A tasty snack - or is it?

I'm late with getting my blog written for today. But I have a good excuse, albeit, one I wish I hadn't experienced. I spend a couple of hours every afternoon on my computer doing work. From reading my emails, to writing blogs, editing photos, handling business tasks, I prefer doing this during the normal work hours even though I can theoretically do this anytime of the day. But my husband is usually out of the house working, the dogs are quiet and I found I can generally block off this time from scheduling any appointments. I'm a pretty focused person, so I'll get lost in what I'm working on, tuning out just about everything around me. 

Then my husband came home. With some groceries. Which was a nice surprise since that's usually something I take care of. Among some bread, lettuce, chicken salad, and ice cream, he also picked up a bag of grapes. Then proceeded to wash them. And left them on the kitchen counter to dry. The dogs wanted a walk, so off they went. I went back up to my office to wrap up a task before we headed out to shop for a new stove. As we were putting on our coats, Steve noticed some of the grape stems on the floor. With no grapes. My first reaction was that he must have eaten the grapes and forgotten he did. But he insisted he hadn't. So we looked under the appliances to see if they rolled under. I opened both of the girls' mouths to see if there were remnants of grapes inside. Nothing. Once we realized there was a significant amount of grapes missing, I went into panic mode. 

I got on-line and began researching grapes and dogs, dialing my veterinarian's office at the same time. Both reinforced what I already knew - grapes are toxic to dogs and can be deadly. So what to do? And how quickly do we need to act? My vet gave me the proper dosage of hydrogen peroxide to give to each of my dogs to induce vomiting. And out to the backyard we went. I had both girls vomiting within 30 minutes of ingesting the grapes. Kita, as I suspected, hadn't eaten any. To my surprise and almost horror, Izzy had eaten at least 35, maybe as many as 40 or 50. To make sure we got them all of out her system, I gave her another dose of hydrogen peroxide. She didn't bring up anymore grapes. A second call to the vet to make sure a trip to the emergency vet wasn't in order and my vet agreed with me, that she had probably gotten all of them out of her system.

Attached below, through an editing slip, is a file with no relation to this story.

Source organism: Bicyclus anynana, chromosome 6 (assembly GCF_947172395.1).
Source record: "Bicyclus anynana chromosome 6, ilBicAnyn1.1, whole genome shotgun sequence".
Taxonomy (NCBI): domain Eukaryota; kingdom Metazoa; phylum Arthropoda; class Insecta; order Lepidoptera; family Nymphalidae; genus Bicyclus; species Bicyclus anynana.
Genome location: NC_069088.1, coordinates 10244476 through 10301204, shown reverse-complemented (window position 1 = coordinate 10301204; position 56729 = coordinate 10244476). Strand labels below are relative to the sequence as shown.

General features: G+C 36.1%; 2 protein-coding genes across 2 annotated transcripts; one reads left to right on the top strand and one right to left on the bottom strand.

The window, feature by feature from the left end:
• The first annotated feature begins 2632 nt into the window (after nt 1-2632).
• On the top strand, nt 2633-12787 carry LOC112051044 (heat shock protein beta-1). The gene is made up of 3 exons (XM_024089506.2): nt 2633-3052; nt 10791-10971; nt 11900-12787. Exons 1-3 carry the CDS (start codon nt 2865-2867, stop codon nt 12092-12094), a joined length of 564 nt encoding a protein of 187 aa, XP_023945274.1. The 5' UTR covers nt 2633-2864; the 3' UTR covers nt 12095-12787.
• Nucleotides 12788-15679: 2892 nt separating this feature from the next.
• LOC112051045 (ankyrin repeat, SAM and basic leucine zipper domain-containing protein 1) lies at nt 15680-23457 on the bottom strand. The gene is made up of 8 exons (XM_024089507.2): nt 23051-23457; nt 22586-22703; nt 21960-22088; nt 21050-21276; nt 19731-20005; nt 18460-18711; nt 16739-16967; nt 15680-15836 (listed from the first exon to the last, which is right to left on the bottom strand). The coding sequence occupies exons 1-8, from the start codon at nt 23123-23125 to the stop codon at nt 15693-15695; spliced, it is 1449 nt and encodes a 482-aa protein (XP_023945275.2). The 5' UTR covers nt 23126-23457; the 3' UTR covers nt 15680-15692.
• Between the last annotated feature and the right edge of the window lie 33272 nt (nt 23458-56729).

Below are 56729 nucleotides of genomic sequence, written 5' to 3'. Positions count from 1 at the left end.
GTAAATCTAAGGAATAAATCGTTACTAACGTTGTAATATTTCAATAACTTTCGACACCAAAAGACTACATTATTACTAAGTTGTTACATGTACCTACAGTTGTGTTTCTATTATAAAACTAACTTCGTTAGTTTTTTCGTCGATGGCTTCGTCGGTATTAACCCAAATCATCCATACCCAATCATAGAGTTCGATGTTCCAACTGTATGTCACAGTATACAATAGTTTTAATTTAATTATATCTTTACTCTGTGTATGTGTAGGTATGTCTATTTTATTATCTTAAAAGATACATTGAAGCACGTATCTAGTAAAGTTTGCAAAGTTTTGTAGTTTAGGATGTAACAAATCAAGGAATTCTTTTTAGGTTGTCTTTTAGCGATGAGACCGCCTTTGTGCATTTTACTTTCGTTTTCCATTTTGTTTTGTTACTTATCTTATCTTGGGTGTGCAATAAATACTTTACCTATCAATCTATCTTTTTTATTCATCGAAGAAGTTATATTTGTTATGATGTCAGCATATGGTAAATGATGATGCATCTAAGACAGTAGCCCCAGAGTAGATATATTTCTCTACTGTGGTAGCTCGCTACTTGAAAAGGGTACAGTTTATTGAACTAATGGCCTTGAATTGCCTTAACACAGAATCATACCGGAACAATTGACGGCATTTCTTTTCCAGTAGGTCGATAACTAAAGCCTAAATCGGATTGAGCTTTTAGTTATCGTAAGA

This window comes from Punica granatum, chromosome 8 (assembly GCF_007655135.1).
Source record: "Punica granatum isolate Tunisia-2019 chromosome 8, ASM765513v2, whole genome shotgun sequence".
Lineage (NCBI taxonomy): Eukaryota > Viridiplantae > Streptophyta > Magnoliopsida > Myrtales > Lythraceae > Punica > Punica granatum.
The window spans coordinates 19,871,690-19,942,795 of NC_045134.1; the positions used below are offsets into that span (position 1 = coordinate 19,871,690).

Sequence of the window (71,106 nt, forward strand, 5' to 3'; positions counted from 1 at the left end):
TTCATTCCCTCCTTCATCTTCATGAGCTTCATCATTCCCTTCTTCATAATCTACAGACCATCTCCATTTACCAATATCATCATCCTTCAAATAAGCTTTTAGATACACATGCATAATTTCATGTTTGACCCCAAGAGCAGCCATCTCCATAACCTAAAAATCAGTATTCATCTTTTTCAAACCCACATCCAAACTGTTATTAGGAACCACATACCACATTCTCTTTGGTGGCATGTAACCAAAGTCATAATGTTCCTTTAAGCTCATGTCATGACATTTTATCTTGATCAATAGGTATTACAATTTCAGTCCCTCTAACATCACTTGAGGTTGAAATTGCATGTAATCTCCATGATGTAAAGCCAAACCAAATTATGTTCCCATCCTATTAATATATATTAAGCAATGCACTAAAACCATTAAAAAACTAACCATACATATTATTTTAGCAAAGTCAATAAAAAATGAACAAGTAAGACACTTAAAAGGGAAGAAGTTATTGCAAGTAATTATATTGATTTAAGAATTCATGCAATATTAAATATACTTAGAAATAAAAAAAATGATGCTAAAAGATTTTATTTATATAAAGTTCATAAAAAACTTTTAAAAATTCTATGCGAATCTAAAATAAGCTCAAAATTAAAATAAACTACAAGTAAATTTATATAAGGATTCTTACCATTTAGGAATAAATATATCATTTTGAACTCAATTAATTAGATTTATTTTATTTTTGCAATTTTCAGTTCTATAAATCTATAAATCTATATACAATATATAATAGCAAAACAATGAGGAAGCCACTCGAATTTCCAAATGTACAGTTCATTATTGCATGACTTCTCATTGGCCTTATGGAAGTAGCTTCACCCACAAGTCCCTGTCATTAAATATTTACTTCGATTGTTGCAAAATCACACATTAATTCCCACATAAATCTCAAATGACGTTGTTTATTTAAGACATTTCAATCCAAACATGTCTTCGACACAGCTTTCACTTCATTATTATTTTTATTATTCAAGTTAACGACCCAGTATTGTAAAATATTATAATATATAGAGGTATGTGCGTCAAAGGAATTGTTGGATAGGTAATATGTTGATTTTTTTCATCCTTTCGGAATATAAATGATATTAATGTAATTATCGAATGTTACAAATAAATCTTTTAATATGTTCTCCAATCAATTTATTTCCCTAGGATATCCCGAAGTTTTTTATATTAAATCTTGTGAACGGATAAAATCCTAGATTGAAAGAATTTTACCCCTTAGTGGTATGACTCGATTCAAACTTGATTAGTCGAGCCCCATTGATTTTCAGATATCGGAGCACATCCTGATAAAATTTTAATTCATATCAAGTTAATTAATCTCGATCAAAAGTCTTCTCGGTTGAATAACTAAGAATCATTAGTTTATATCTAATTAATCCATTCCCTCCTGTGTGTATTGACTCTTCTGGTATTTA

Both of the dogs were confused and upset. I'm sure they have no idea of what they did to deserve going through this ordeal. Up until recently, Izzy was never a counter surfer. But with the arrival of Kita a couple of years ago, this rule seems to have gone out the window. I've caught her eating my dinner while I wait for the oven to heat up, right in front of me. While I'm yelling at her. She just gives me the stare and keeps on munching. 

No doubt we learned our lesson too. Izzy won't hesitate to eat grapes. While she's had opportunities to do so before, she's always spit them out. The thought that something so simple could be so deadly, really really scared me. I gave her plenty of hugs afterwards, and within an hour it was clear she was feeling ok again when she let us know it was way past her dinnertime. 

I'll be keeping a close eye on her for the next 24 - 48 hours to make sure there are no symptoms indicating a toxicity from her tasty snack. As I shared this story with a couple of my friends, I was surprised that none of them knew grapes could be so toxic for dogs. Which is why I'm sharing our story. It is not known what substance in grapes that causes such a reaction. It doesn't matter whether it's green, red, black, seedless or dried grapes (raisins), even in small amounts it is fatally toxic to dogs. 

Symptoms range from vomiting and diarrhea, loss of appetite, lethargy, abdominal pain, seizures and eventually kidney failure leading to death. While some dogs can tolerate some grapes, other dogs cannot tolerate even a small dose. How much the dog weighs does not appear to be a factor. 

The bottom line is this. If you suspect your dog has had a grape or raisin, call your veterinarian. If you know that your dog has eaten a small helping or more, it is imperative that you act right away. 

Izzy bokeh-2.jpg